I’m sitting on an ancient-looking Victorian settee on the second floor common area of our hotel. The sun has tried in vain to shine all day, but for a few sparse moments here and there, it has been unsuccessful. The damp weather doesn’t discourage most of the tourists and we certainly haven’t been put off by it. Venice in any weather is a treasure chest and an umbrella only obscures the view of the magnificent buildings, the high balconies still bursting with colorful blossoms, and the decorative array of wrought iron hugging nearly every window. Even the humblest of dwellings is fit for the artist’s brush; the pealing plaster, exposed brick and colorful shutters are picturesque. Then there are the statues, carvings, columns, balustrades (those heavy railings made of wood or stone), not to mention the marble façades of the churches, towers and palaces—so much to see looking up!
Did I mention I love this place? Standing in front of the Basilica in St. Marks Square this morning, we marveled at how many varieties of marble are in the columns—some veined, some speckled, some cloudy—from green/gold to purple/grey to golden brown.
This piazza is what I had envisioned when I dreamt of coming to Venice. I’d seen pictures, I guess, of the popular tourist destination. When we began to make plans to come here, I realized that by imagining myself here, part of me had gone ahead and arriving in person was like meeting myself, finding myself, reconnecting with that part of me that isn’t limited by ‘what is’ but rather lives by ‘what if.’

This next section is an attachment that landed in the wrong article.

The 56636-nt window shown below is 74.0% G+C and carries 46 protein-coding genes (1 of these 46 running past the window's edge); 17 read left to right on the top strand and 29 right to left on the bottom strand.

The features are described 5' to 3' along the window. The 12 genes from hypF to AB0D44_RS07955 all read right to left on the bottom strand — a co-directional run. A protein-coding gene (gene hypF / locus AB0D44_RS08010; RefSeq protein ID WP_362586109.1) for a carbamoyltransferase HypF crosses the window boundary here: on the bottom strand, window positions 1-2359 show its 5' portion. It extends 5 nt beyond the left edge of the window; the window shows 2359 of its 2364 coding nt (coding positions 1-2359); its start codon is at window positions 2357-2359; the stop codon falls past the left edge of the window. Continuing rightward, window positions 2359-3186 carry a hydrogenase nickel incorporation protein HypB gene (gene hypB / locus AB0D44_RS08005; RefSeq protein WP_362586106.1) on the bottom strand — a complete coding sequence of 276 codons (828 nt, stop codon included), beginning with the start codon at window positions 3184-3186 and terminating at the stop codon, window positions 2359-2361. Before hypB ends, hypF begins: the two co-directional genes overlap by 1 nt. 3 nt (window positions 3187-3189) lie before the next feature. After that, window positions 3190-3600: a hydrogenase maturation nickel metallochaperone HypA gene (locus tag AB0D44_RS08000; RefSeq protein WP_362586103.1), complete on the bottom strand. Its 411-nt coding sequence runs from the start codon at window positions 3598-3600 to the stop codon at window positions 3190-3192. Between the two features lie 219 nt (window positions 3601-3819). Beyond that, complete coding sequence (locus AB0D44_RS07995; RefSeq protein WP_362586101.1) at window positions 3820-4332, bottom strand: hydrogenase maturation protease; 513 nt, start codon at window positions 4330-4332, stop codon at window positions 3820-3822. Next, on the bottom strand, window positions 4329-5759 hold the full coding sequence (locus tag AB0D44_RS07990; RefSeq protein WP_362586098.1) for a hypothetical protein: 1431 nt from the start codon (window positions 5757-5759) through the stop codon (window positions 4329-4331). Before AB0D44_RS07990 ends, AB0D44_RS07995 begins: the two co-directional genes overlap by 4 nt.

I enjoyed the square while Ron ascended the tower to get some pictures. I was happy just to sit, watching the people, smiling at the pigeons (hundreds of them descending on anyone with a handful of crumbs),
wondering at the plethora of seemingly mindless tour groups held together by remote earpieces listening to a guide tell them where to look and when to walk. I decided that’s not how I want to see the world. Despite the wealth of intriguing facts imparted by the knowledgeable guide, I’d just as soon piece the story together myself by what I’ve read or overheard, letting my imagination fill in the blanks—and be free to gaze at what ever my eyes are drawn to. I see the curious, bold pigeons in the squares, the rat that scurries down the street in front of us at night, the Italian woman discarding her wash-water down the narrow walkway outside her front door. I like the story I hear from the white-haired painter in Realto Market. As he proudly shows us his work, he tells us he just turned 64 yesterday and he’s been painting all his life. He shows us a faded newspaper clipping—a picture of himself taken 30 years earlier when he’d received an award for his work. We bought one of his paintings.